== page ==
As a practical matter, the name of the law firm and the office address should be in the footer of the home page and each interior page on the website. We also suggest that attorneys in New York add a disclaim that identifies the website as a form of "Attorney Advertising."
If the attorney provides a discussion area on their website, they should be careful to avoid creating an expectation that an attorney-client relationship has been created. It is generally a good idea to state on the website that submitting a case evaluation form does not create an attorney-client relationship.
According to Rule 7.1 of the New York Rules of Professional Conduct, an attorney's website cannot contain any statements or claims that are false, deceptive or misleading or that violate any Rule.
Statements about the level or quality of services provided should be factually supported by the lawyer or law firm as of the date on which the advertisement is published or disseminated.
Rule 7.4(a) of the New York Rules of Professional Conduct states that an attorney is prevented from using the terms "recognized," "certified" or "specialist," unless the following exists:
A lawyer who is certified as a specialist in a particular area of law or practice by a private organization approved for that purpose by the American Bar Association may state the fact of certification if, in conjunction therewith, the certifying organization is identified and the following statement is prominently made:
The meta-tags or other hidden computer codes on a New York attorney's website must follow the same rules that would apply if the hidden computer codes were displayed to the viewer by looking at the website.
According to the comments to Rule 7.1, this means the attorney must not use false or misleading information or any other information that uses the term "specialist."
Many attorneys in New York include testimonials from former clients on their website. However, according to Rule 7.1(e), the testimonial cannot be false or misleading, the information must be able to be factually verifiable, and it must include a disclaimer.
Additionally, if the legal matter is still pending, the client must provide the attorney with informed consent that is given in writing to use the testimonial or endorsement.
As a practical matter, the attorney should always get the client's written permission to discuss their case result on the website before doing so.
Under Rule 7.4, an advertisement that otherwise complies with the Rules may include a paid endorsement of or testimonial about a lawyer or law firm but only if:
The bar rules should be taken into consideration when selecting the domain name of the law firm's website. In New York, a lawyer or law firm may use a domain name for an internet web site that does not include the name of the lawyer or law firm, provide that:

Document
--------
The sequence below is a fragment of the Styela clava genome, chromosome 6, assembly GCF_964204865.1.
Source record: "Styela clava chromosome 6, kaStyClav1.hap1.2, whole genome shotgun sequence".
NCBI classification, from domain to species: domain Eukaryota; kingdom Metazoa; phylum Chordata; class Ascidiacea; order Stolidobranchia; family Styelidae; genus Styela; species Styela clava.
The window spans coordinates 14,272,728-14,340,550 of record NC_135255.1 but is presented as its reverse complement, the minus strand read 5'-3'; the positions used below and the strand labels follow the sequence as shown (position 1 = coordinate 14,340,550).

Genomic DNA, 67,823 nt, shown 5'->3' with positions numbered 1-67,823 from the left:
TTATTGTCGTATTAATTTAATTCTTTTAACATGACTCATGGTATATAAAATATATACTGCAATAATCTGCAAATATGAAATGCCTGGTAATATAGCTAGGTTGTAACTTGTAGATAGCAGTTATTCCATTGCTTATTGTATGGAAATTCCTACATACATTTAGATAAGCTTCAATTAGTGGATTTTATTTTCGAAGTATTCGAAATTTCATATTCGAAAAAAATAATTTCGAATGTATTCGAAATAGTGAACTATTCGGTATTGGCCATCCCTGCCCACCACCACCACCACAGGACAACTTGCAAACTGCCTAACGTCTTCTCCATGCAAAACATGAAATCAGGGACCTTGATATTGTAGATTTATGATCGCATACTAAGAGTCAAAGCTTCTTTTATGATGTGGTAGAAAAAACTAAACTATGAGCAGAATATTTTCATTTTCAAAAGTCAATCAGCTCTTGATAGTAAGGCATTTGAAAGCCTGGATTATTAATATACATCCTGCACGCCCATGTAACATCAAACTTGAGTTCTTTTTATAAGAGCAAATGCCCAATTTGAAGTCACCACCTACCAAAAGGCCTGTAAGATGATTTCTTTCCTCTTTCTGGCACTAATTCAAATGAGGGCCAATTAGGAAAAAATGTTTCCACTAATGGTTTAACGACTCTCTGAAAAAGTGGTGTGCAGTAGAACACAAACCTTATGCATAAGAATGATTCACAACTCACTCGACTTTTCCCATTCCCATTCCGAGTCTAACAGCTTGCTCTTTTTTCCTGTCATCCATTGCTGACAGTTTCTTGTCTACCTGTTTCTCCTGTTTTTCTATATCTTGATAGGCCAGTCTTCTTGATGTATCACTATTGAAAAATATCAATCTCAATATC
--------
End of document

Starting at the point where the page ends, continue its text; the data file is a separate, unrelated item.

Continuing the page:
New York Rules of Professional Conduct- Read the New York Rules of Professional Conduct including the rules that regulate attorney website advertisement and marketing. These Rules supersede the former Lawyers Code of Professional Responsibility. New York State Unified Court System, Part 1200 Rules of Professional Conduct [Title 22 [Judiciary]; Subtitle B Courts; Chapter IV Supreme Court; Subchapter E All Departments; Part 1200 Rules of Professional Conduct; Section 1200.0 Rules of Professional Conduct]. The rules took effect on April 1, 2009, as amended and with commentary through June 1, 2018. Visit the website of the New York State Bar Association's (NYSBA) to find information important to attorneys in New York, including the New York Rules of Professional Conduct, ethics opinions, and miscellaneous information pertaining to the legal practice in New York. The New York State Bar Association is located at:
One Elk Street
Albany, New York 12207
Phone: (518) 463-3200
New York State Bar Association's Ethics Opinions - Read the various opinions on ethical issues in the legal profession in New York as provided by the NYSBA Committee on Professional Ethics.
Frequently Asked Questions about Attorney Advertising in New York - Read more about the rules governing attorney advertisements and solicitations under New York's Rules of Professional Conduct. Read summaries of Rule 7.1, Rule 7.3, Rule 7.4 and Rule 7.5. Find definitions comparing and contrasting the terms of advertisements and solicitations.
Court of Appeals - State of New York - Visit the website of the Court of Appeals, New York's highest state court. Find information on court decisions on various legal matters, rules of law in New York, and frequently asked questions regarding the legal practice in New York. The Court of Appeals for the State of New York is located at:
New York State Court of Appeals
20 East Street
Albany, New York 12207
Phone: (518) 455-7700
This article was last updated on Monday, March 1, 2021.